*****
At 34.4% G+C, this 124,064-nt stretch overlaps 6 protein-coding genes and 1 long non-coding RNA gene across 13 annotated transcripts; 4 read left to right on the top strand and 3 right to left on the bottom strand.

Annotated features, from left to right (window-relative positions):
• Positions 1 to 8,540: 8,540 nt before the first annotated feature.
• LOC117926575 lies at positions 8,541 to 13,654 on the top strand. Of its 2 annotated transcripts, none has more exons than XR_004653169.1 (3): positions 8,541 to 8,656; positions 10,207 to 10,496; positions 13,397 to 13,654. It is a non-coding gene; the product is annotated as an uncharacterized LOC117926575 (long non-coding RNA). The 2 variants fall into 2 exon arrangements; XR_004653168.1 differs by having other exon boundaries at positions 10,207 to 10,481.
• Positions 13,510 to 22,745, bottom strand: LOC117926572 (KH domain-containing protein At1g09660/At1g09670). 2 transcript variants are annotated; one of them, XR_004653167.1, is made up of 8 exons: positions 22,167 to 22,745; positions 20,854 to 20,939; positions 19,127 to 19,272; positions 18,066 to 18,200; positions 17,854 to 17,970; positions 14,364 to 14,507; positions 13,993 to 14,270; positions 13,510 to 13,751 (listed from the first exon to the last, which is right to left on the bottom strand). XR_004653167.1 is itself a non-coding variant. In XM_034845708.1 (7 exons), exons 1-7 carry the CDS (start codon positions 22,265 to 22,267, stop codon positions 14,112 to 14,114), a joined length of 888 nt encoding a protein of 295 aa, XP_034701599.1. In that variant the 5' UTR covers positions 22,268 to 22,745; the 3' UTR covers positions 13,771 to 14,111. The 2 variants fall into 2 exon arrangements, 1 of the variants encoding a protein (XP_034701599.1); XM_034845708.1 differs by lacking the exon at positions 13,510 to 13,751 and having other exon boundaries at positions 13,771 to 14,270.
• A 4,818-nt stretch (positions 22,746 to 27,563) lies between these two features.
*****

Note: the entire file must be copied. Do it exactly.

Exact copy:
At 34.4% G+C, this 124,064-nt stretch overlaps 6 protein-coding genes and 1 long non-coding RNA gene across 13 annotated transcripts; 4 read left to right on the top strand and 3 right to left on the bottom strand.

Annotated features, from left to right (window-relative positions):
• Positions 1 to 8,540: 8,540 nt before the first annotated feature.
• LOC117926575 lies at positions 8,541 to 13,654 on the top strand. Of its 2 annotated transcripts, none has more exons than XR_004653169.1 (3): positions 8,541 to 8,656; positions 10,207 to 10,496; positions 13,397 to 13,654. It is a non-coding gene; the product is annotated as an uncharacterized LOC117926575 (long non-coding RNA). The 2 variants fall into 2 exon arrangements; XR_004653168.1 differs by having other exon boundaries at positions 10,207 to 10,481.
• Positions 13,510 to 22,745, bottom strand: LOC117926572 (KH domain-containing protein At1g09660/At1g09670). 2 transcript variants are annotated; one of them, XR_004653167.1, is made up of 8 exons: positions 22,167 to 22,745; positions 20,854 to 20,939; positions 19,127 to 19,272; positions 18,066 to 18,200; positions 17,854 to 17,970; positions 14,364 to 14,507; positions 13,993 to 14,270; positions 13,510 to 13,751 (listed from the first exon to the last, which is right to left on the bottom strand). XR_004653167.1 is itself a non-coding variant. In XM_034845708.1 (7 exons), exons 1-7 carry the CDS (start codon positions 22,265 to 22,267, stop codon positions 14,112 to 14,114), a joined length of 888 nt encoding a protein of 295 aa, XP_034701599.1. In that variant the 5' UTR covers positions 22,268 to 22,745; the 3' UTR covers positions 13,771 to 14,111. The 2 variants fall into 2 exon arrangements, 1 of the variants encoding a protein (XP_034701599.1); XM_034845708.1 differs by lacking the exon at positions 13,510 to 13,751 and having other exon boundaries at positions 13,771 to 14,270.
• A 4,818-nt stretch (positions 22,746 to 27,563) lies between these two features.